Publication Date

2020

Document Type

Dissertation

Committee Members

Nikolaos G. Bourbakis, Ph.D. (Advisor); Soon M. Chung, Ph.D. (Committee Member); Yong Pei, Ph.D. (Committee Member); Iosif Papadakis Ktistakis, Ph.D. (Committee Member); Konstantina Nikita, Ph.D. (Committee Member); Anthony Pothoulakis, M.D. (Other)

Degree Name

Doctor of Philosophy (PhD)

Abstract

As the population of older individuals increases worldwide, the number of people with cardiovascular issues and diseases is also increasing. The rate at which individuals in the United States of America and worldwide that succumb to Cardiovascular Disease (CVD) is rising as well. Approximately 2,303 Americans die to some form of CVD per day according to the American Heart Association. Furthermore, the Center for Disease Control and Prevention states that 647,000 Americans die yearly due to some form of CVD, which equates to one person every 37 seconds. Finally, the World Health Organization reports that the number one cause of death globally is from CVD in the form of either myocardial infarctions or strokes. The primary ways of assisting individuals affected with CVD are from either improved treatments, monitoring research, or primary and secondary prevention measures. In the form of cardiovascular structural monitoring, there are multiple ways of viewing the human heart. That is, Magnetic Resonance Imaging (MRI), Positron Emission Tomography (PET), Computed Tomography (CT), and Ultrasonography are the four fundamental imaging techniques. Though, continuous monitoring with these imaging techniques is far from currently possible. Large financial cost and size (MRI), radiation exposure (PET and CT), or necessary physician assistance (Ultrasonography) are the current primary problems. Though, of the four methodologies, Ultrasonography allows for multiple configurations, is the least expensive, and has no detrimental side effects to the patient. Therefore, in an effort to improve continuous monitoring capabilities for cardiovascular health, we design a novel wearable ultrasound vest to create a near 3D model of the heart in real-time. Specifically, we provide a structural modeling approach specific to this system’s design via a Stereo Vision 3D modeling algorithm. Similarly, we introduce multiple Stochastic Petri Net (SPN) models of the heart for future functional feature extraction as well. Finally, this system also includes an individualized prediction methodology via our novel Machine Learning algorithm called the Constrained State Preserved Extreme Learning Machine (CSPELM) for heart state prediction. Thus, the wearable vest will not require continuous medical professional assistance and will allow for real-time autonomous monitoring of the heart. Furthermore, our wearable vest could be the entry point to objective monitoring for patients utilizing telemedicine.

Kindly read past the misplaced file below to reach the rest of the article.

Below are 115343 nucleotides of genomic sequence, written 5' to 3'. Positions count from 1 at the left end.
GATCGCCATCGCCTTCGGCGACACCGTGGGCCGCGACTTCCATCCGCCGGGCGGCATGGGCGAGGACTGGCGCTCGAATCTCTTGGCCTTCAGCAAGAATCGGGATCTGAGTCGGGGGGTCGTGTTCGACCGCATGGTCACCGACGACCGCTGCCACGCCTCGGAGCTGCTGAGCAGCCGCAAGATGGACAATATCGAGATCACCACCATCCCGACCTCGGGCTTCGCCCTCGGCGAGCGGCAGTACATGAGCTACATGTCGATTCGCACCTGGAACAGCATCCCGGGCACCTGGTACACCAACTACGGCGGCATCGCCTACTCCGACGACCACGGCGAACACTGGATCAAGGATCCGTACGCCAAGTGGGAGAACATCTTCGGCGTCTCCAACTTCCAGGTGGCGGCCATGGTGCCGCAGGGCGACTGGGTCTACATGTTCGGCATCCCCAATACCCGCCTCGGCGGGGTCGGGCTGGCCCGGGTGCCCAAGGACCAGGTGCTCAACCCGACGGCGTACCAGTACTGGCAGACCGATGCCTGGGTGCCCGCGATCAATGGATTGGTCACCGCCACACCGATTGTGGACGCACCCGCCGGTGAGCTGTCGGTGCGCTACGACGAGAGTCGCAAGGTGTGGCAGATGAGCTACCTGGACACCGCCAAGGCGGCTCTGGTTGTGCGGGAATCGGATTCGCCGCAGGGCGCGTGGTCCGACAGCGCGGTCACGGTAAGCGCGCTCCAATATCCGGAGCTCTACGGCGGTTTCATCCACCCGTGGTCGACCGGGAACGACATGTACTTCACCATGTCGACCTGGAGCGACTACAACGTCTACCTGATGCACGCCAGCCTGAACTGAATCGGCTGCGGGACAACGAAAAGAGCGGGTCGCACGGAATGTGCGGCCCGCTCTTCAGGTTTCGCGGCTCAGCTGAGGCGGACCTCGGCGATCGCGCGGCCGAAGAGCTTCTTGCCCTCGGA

Page Count

169

Year Degree Awarded

2020


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